The Exploration Test Flight (EFT-1) Orion has received its hatch door panel on one of the cone longerons, as welding of the test vehicle structure continues at the Michoud Assembly Facility (MAF) in New Orleans. Meanwhile, another Orion – this time kitted out with a Launch Abort System (LAS) is moving from acoustic to modal testing at Lockheed Martin in Denver.
EFT-1 Orion Construction Update:
Scheduled to be the first Orion to fly into space, EFT-1 spacecraft is taking shape at MAF, as engineers weld the panels of the cone section together.
The first welds – marking the start of construction efforts on the EFT-1 Orion – were completed in September, using an innovative new friction stir welding process, developed especially for Orion construction.
This new approach is proving to be a learning curve, as seen this month, when welding was put on hold due to some out-of-family observations on the composite panels – as much as this was not related to the welding operation itself.
“The Exploration Flight Test-1 (EFT-1) hardware processing continues to uncover new technical issues. The composite panels being fabricated are experiencing a “curling” effect. Some modifications to the process have been implemented, while analysis is ongoing to expand the requirements for flatness,” noted information in L2’s Orion production update section.
“The pathfinder tunnel to forward bulkhead weld NDE (Non Destructive Evaluation) passed with no issues. However, when cutouts were made (for analysis) cracks in the weld were created. Analysis is ongoing at this time, and further welding is on hold.”
This issue appears to have been resolved, as the update notes which followed confirmed the continuation of welding operations, as the milestone of the hatch becoming part of the vehicle was reached.
“Successful Weld of the Hatch Panel: At the Michoud Assembly Facility in New Orleans, Louisiana, the build-up of the EFT-1 flight vehicle continued with the prepping, tack welding and final welding of the cone hatch panel to Longeron #6,” added the notes for the second week in November.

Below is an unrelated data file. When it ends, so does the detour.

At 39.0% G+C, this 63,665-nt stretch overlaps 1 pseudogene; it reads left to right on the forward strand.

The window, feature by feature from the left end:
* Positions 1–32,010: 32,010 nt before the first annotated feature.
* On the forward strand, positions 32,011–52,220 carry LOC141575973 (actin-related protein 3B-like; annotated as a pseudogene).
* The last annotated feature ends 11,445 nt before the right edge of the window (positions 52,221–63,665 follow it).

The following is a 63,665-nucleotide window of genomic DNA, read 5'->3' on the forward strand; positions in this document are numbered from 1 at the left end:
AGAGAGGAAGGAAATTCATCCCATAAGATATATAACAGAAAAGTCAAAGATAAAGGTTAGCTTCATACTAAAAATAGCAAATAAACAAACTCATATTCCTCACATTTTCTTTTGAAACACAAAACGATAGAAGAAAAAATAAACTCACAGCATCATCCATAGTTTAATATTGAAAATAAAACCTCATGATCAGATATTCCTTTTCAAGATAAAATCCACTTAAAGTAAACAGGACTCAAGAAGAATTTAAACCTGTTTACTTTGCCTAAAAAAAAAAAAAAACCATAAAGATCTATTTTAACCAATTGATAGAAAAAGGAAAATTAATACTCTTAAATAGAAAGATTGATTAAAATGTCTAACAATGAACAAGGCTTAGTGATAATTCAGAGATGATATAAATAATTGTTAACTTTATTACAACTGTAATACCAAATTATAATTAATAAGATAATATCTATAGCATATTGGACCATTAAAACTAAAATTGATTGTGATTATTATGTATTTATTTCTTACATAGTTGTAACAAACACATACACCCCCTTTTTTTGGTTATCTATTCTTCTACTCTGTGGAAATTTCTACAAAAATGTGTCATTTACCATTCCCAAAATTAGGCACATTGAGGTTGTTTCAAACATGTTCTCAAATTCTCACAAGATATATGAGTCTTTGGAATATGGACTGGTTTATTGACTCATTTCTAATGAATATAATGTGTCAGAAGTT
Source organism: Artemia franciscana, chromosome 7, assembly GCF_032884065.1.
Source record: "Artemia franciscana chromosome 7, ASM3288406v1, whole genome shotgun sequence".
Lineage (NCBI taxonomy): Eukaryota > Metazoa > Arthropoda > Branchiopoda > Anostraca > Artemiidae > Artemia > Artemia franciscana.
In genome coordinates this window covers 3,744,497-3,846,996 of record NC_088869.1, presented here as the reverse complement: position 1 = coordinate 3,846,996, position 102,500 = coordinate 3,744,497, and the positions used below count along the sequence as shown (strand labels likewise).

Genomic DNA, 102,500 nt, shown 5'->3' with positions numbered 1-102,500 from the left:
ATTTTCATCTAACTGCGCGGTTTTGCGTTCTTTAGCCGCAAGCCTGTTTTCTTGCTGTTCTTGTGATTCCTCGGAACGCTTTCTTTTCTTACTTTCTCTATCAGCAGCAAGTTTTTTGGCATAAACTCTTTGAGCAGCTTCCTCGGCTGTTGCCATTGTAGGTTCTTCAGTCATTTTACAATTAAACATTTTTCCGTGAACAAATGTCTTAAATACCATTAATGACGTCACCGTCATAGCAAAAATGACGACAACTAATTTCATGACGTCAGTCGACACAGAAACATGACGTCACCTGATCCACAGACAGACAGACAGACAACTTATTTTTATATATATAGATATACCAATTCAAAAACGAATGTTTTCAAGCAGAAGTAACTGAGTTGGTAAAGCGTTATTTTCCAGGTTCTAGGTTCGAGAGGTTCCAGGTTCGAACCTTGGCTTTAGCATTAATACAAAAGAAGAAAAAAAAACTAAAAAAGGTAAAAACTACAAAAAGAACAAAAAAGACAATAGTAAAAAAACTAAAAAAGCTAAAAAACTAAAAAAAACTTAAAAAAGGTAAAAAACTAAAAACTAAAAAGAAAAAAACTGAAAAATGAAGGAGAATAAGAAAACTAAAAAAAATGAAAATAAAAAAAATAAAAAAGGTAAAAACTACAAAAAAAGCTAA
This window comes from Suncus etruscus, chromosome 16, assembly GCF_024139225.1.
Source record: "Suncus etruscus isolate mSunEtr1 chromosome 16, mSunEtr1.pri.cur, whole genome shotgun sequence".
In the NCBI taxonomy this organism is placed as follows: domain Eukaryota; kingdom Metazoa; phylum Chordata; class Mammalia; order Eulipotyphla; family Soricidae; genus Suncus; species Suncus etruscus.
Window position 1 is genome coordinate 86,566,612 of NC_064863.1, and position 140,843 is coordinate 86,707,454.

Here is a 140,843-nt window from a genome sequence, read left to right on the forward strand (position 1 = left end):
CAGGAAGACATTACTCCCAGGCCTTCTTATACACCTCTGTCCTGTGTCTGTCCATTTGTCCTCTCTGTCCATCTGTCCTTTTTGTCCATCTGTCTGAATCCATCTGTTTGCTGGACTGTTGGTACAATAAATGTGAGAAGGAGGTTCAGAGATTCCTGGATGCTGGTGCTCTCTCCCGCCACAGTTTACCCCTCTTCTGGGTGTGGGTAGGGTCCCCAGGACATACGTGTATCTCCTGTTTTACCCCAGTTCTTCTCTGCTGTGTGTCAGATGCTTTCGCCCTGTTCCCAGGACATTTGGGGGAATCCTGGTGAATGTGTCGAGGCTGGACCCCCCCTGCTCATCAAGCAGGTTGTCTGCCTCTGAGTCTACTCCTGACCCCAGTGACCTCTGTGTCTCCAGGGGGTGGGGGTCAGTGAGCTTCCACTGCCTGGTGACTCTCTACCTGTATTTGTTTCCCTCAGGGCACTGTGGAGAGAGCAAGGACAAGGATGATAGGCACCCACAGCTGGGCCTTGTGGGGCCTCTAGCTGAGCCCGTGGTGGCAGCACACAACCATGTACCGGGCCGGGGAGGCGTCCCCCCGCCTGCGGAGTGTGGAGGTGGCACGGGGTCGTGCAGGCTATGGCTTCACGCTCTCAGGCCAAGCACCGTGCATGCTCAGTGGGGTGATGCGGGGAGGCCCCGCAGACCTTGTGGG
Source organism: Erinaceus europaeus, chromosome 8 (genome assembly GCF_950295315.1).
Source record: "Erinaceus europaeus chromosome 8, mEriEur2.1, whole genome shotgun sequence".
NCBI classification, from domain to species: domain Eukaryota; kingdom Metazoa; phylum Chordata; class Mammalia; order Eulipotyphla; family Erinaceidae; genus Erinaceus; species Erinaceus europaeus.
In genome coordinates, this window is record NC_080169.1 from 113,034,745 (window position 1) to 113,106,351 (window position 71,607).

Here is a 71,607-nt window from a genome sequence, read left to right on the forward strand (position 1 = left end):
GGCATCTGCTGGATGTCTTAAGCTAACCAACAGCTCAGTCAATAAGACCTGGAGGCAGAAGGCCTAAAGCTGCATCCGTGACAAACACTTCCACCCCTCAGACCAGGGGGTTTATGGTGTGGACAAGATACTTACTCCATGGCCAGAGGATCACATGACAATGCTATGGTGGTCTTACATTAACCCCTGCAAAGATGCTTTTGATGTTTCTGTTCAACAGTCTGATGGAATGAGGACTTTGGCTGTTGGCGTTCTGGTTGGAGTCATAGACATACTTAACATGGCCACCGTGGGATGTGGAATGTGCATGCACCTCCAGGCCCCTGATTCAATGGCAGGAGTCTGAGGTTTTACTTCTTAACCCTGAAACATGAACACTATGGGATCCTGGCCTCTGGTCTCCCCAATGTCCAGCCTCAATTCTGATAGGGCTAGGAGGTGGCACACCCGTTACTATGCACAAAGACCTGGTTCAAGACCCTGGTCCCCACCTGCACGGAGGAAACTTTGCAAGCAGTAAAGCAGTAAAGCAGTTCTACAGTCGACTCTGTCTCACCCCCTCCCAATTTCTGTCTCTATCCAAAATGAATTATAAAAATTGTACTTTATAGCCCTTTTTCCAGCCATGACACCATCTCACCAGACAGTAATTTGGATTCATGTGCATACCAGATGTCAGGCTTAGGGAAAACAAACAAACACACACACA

“The next scheduled weld to take place will be Cone Panel D to Longeron #4.”
The notes added that the fabrication of the inboard panel #3 was also completed, and is currently being tested. This is one of the Service Module panels which will be assembled at KSC.
“EFT-1 Service Module Inboard Panel #3 started Non-Destructive Evaluations and was placed in the test tool at the Michoud Assembly Facility.”
While no humans will ride on the crew-capable EFT-1 spacecraft, access to the inside of the vehicle will be important throughout the flow. However, it is unlikely to match the pre-launch procedures which will be seen ahead of its ride with the Space Launch System (SLS), given EFT-1 involves the use of a Delta IV-Heavy launch vehicle.
This test flight will launch from Cape Canaveral, which will result in access to Orion being lost when the Mobile Service Tower (MST) retracts several hours ahead of launch.
SLS/Orion launches will take place from Pad 39B, which will have access to the vehicle until the final few minutes of the countdown – as much as the pad will be clear several hours beforehand, bar an emergency – via the Mobile Launcher (ML), which is set to undergo a test rollout this week.
As noted by this site last week, EFT-1 was officially approved by NASA this month, as much as the subsequent release of confirmation by the Agency opted to note a 2014 launch date.
Notes on L2’s EFT-1 section did point towards this possibility, as much as the Orion MPCV (Multi-Purpose Crew Vehicle) office at the Johnson Space Center (JSC) had aligned to a October 2013 launch date target, per Lockheed Martin’s contract for the EFT-1 launch date.